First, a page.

Pubdate: Sat, 11 Jun 2016
Source: Trentonian, The (NJ)
Copyright: 2016 The Trentonian
Author: Isaac Avilucea


TRENTON - Trenton Police's Facebook status is nonexistent.

The department removed its Facebook page sometime Thursday amid 
allegations that negativity hurled at the department, partially over 
the arrest of a lightning rod marijuana activist, was being scrubbed 
from its social media page.

That led some activists - working in concert with Ed Forchion, also 
known as NJ Weedman - to paper the city with public records requests 
regarding the social media page.

One is Steven Wronko, a Spotswood man who earned the national 
spotlight after being escorted out of Helmetta town hall by police 
while filing a records request about animal abuses at the borough's 
beleaguered animal shelter.

"This is a group of supporters who have waged war on my behalf," 
Forchion said in a phone interview Friday.

One government accountability guru said social media pages run by 
city departments are governed by state law that requires the 
retention of public records and prevents those records from being destroyed.

John Paff, chairman of the New Jersey Libertarian Party's Open 
Government Advocacy Project, said he was also concerned city police 
may have removed unfavorable public comments that appeared on its 
page. He called it a form of censorship.

"For example, you can't tell people at a town meeting, 'As long as we 
like your comments, you can have three minutes to speak," Paff said. 
"It's core First Amendment stuff."

Forchion said that instead of complying with the Open Public Records 
Act, the city took a different route.

City clerk Richard Kachmar reportedly sent a memo instructing the 
department to shut down the Facebook page.

"It was an internal memo," the city clerk told

"If you have a copy of it or someone released it, they're in 
violation of the law."

Kachmar claimed the memo is not public record.

"I cannot divulge anything that was in that memo and I have no 
further comment on this issue," he said.

Trenton Police spokesman Lt. Stephen Varn declined to say if the 
Facebook page's disappearance was due to issues with OPRA.

"We have deactivated our Facebook page until such time as our social 
media policy can be reviewed and updated," he said.

Some of the online vitriol directed toward the Trenton Police 
department stemmed from an April raid on Forchion's city businesses.

Police arrested 11 people, including Forchion, and seized $19,000 
worth of marijuana.

The prominent marijuana legalization activist says he has been under 
siege since he filed a federal civil rights lawsuit challenging the 
city about whether his businesses must close at a certain time.

He claims the city infringed on his religious rights by shutting down 
the Liberty Bell Temple for operating late at night.

Since the raid, Forchion was also arrested and charged with 
cyber-bullying for calling Trenton Police officer Herbert Flowers a 
"pedophile" in an encounter captured on video outside of his establishment.

Forchion pointed to other instances of police harassment. He was 
issued summonses for sparking up a joint at City Hall months after 
the incident.

Forchion says his associates have also been targeted for petty 
offenses, such as spitting on sidewalks and tossing cigarette butts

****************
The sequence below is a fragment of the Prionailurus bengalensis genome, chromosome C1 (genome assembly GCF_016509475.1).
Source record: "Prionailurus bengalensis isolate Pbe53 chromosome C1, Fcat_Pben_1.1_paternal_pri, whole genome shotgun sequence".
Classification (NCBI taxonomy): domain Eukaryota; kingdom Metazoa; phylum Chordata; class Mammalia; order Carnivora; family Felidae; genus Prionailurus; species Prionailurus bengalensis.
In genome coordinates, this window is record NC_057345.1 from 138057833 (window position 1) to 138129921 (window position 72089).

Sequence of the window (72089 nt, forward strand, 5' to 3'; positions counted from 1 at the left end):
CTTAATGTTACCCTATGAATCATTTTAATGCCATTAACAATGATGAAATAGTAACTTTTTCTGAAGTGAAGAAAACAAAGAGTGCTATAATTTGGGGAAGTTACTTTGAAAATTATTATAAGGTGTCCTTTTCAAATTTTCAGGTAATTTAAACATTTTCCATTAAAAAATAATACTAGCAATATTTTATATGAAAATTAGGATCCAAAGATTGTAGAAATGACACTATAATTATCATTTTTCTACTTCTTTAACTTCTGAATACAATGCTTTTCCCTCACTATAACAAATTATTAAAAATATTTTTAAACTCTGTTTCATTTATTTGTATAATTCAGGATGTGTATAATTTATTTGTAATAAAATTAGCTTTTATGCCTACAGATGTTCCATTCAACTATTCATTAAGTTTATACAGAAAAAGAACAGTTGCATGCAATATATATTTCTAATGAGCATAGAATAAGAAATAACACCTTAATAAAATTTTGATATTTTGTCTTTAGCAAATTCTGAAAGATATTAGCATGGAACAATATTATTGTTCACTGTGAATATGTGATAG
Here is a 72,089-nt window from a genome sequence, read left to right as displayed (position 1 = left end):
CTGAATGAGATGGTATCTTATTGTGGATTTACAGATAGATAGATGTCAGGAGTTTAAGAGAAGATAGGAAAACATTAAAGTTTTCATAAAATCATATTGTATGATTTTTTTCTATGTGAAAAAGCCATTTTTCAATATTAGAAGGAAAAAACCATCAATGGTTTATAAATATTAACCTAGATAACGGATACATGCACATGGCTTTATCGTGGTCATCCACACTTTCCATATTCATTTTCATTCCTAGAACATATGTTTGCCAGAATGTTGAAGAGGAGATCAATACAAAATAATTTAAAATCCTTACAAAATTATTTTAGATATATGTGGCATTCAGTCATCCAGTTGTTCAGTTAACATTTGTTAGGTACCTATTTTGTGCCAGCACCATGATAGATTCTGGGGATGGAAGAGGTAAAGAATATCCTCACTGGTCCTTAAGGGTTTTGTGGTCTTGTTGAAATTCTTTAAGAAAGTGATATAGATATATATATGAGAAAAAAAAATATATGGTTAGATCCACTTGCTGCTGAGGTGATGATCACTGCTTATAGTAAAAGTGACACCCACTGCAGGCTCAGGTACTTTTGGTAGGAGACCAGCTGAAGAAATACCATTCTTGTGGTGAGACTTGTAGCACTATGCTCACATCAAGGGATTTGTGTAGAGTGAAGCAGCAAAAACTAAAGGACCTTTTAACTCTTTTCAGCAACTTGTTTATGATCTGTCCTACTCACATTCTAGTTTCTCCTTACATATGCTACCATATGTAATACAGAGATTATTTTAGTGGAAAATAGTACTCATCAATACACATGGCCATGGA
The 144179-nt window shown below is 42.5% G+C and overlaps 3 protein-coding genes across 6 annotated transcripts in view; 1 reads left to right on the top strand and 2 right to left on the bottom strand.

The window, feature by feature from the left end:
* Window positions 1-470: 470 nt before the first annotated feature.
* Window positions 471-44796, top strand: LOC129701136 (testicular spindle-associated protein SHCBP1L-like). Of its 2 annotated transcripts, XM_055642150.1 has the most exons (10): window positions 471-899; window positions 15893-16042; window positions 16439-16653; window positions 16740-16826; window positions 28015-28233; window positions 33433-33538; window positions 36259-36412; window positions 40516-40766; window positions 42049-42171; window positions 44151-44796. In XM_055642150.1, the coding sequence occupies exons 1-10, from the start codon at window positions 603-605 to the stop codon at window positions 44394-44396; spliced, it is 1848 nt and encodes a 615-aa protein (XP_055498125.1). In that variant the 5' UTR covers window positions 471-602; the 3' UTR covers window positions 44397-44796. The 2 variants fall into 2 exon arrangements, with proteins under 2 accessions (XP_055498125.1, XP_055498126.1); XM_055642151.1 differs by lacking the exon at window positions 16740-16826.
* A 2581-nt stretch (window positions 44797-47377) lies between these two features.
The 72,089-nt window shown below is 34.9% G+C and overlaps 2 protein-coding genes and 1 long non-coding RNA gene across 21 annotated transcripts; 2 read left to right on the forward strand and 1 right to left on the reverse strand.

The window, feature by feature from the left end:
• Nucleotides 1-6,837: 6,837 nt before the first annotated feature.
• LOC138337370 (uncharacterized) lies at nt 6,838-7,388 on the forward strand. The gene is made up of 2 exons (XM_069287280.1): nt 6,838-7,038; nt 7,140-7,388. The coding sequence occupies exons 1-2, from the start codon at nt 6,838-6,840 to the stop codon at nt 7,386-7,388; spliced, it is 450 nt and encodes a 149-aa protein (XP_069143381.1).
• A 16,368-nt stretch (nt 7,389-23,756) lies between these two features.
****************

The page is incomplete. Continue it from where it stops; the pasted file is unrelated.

on the ground.

The always-outspoken Forchion has fought back in a number of ways. He 
personally challenged Angelo Onofri, acting prosecutor of Mercer 
County, to try his drug case.

He also claimed responsibility for distributing jury nullification 
leaflets to jurors in a murder trial outside of Mercer County 
criminal courthouse.

Forchion's plight in Trenton has drawn attention from activists 
around the state.

That includes Wronko, a former Marine with a penchant for producing 
productive public trouble.

He has successfully sued municipalities for records in the past. And 
he and his wife, Collene, are currently litigating a lawsuit that 
alleges former Helmetta Mayor Nancy Martin conspired with a Middlesex 
prosecutor and two municipal judges to influence the outcome of their 
criminal cases in New Brunswick municipal court.

He says he and his wife were targeted by Helmetta police and hit with 
charges because of their activism.

Collene appealed one of her convictions when a municipal judge 
sentenced her to 10 days in jail for calling a cop a "douchebag" and 
not complying with orders to leave the Helmetta animal shelter.

Wronko said Forchion's spat with Flowers is similar to his wife's case.

That prompted him to send numerous record requests to the city of 
Trenton over Forchion's arrests, asking for surveillance footage of 
the raid captured by a camera mounted on a telephone pole near City Hall.

He also asked for emails exchanged between city officials mentioning Forchion.

Wronko said the city denied the requests or claimed they didn't have 
responsive documents. In one instance, the city required him to pay 
$157 for documents he asked to be scanned and sent by email.

Public record laws allow municipalities to charge for copies but not 
scanned documents, Wronko said.

Wronko is building a case against Trenton and plans to sue.

"They're playing a crazy game over there," he said. "I don't like 
when government goes after the little guy. The same thing happened to 
me. Ed's doing a legitimate business that they're trying to wreck. 
They're trying to throw him under the bus, trying to get some stuff 
to stick, trying to make him look like a kook. When it's in their 
favor, they go right to the media. When it's not in their favor, 'no comment.'"

Trentonian staff writer David Foster contributed to this report.
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